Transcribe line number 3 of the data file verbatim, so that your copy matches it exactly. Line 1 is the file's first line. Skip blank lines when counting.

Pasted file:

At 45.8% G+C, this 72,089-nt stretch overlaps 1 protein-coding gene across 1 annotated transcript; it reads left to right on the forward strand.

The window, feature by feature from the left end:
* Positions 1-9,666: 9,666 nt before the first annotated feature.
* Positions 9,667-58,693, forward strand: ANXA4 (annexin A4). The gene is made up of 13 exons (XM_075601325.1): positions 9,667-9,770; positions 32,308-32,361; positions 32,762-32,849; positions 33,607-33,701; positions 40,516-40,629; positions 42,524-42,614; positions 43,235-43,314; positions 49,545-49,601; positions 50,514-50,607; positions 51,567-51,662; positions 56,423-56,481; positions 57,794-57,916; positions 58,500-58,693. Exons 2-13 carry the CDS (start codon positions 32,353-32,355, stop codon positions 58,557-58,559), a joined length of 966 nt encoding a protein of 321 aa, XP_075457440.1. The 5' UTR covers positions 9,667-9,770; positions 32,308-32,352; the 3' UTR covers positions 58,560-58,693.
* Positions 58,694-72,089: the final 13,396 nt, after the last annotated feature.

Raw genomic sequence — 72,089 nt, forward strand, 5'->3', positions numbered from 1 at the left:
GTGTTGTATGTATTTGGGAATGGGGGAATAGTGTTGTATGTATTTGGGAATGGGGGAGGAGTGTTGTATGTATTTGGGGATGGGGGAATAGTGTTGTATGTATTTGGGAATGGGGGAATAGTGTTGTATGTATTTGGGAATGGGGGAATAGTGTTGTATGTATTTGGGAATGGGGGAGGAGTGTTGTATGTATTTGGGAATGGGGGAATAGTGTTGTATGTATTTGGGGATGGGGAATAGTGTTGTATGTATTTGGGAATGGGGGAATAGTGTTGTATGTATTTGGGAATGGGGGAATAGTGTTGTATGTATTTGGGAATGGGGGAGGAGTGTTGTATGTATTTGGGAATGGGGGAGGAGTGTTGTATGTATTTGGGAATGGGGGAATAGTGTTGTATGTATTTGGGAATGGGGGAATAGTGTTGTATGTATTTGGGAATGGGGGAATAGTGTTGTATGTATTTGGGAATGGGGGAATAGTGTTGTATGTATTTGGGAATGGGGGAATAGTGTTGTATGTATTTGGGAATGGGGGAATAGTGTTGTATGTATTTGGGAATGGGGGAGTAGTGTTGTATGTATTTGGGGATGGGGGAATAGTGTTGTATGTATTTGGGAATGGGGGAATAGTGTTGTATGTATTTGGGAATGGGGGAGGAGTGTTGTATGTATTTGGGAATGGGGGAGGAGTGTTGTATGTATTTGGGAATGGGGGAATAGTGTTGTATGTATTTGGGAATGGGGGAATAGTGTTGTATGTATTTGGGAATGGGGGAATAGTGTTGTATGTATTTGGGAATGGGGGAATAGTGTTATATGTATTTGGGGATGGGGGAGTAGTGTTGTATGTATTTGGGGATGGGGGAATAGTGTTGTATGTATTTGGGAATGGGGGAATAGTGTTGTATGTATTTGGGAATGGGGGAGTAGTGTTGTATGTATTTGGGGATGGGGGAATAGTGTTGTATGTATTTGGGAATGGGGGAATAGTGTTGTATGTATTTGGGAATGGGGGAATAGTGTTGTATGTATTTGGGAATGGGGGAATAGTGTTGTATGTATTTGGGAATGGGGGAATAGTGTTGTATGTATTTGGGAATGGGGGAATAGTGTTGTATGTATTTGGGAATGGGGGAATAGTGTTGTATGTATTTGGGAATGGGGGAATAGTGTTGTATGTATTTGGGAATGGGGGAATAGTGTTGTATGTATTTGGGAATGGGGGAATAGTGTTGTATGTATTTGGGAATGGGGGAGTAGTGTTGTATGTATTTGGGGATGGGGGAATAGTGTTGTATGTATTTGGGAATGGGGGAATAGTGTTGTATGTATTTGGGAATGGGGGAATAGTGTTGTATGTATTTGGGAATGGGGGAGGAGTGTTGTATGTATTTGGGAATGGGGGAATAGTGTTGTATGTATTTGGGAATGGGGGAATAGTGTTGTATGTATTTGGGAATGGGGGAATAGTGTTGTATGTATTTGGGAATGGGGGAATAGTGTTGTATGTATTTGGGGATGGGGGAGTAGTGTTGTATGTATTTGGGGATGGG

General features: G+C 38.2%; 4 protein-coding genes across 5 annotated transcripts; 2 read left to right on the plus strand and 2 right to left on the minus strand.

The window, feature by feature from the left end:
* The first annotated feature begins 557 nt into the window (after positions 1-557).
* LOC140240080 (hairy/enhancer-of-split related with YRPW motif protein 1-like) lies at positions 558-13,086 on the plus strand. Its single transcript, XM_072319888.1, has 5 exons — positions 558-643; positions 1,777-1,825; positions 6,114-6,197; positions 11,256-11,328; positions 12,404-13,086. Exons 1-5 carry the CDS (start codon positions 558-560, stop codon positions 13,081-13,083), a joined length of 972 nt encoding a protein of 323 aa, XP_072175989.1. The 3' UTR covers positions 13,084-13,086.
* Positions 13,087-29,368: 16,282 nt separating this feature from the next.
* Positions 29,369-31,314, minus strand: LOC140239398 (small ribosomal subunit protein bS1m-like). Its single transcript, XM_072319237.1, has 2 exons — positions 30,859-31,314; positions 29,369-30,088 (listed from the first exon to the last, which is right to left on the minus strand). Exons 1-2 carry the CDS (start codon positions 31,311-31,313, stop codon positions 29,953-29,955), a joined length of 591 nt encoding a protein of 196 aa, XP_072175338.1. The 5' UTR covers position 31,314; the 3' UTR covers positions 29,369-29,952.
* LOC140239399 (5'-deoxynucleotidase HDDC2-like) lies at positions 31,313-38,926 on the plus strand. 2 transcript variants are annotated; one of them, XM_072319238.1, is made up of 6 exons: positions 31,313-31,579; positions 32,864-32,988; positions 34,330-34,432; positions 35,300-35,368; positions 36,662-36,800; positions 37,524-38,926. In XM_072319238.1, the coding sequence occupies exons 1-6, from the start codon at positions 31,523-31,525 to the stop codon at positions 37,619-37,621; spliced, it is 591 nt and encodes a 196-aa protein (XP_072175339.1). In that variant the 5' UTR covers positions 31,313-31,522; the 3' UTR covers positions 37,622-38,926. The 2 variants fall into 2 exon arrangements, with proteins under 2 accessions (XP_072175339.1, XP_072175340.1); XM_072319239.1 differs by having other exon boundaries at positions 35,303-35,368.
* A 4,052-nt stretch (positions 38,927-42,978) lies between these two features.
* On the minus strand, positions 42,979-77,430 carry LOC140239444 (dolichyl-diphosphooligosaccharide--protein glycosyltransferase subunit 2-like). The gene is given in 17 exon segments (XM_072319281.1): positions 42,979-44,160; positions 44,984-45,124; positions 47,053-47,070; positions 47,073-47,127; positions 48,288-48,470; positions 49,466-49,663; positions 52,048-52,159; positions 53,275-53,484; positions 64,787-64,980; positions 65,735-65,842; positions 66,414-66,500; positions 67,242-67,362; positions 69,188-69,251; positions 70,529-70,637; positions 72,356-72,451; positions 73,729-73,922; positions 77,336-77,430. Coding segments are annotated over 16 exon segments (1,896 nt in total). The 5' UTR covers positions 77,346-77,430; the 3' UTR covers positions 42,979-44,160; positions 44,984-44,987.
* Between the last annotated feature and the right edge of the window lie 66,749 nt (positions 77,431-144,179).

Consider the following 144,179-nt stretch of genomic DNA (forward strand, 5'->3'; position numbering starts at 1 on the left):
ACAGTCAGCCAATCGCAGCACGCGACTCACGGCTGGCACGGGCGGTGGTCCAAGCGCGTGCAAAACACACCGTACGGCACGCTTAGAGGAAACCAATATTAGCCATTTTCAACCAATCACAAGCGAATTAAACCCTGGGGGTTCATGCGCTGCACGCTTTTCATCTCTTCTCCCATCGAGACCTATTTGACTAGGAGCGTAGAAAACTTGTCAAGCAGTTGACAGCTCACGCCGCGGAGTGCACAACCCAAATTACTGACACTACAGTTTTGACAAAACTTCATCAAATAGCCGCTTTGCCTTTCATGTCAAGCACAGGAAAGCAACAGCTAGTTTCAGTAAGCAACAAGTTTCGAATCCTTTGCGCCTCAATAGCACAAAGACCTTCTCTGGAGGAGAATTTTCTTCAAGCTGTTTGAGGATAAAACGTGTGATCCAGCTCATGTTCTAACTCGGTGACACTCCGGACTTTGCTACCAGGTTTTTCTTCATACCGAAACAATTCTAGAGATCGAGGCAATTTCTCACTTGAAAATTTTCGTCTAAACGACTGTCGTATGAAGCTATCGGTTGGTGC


* Positions 1-9,666: 9,666 nt before the first annotated feature.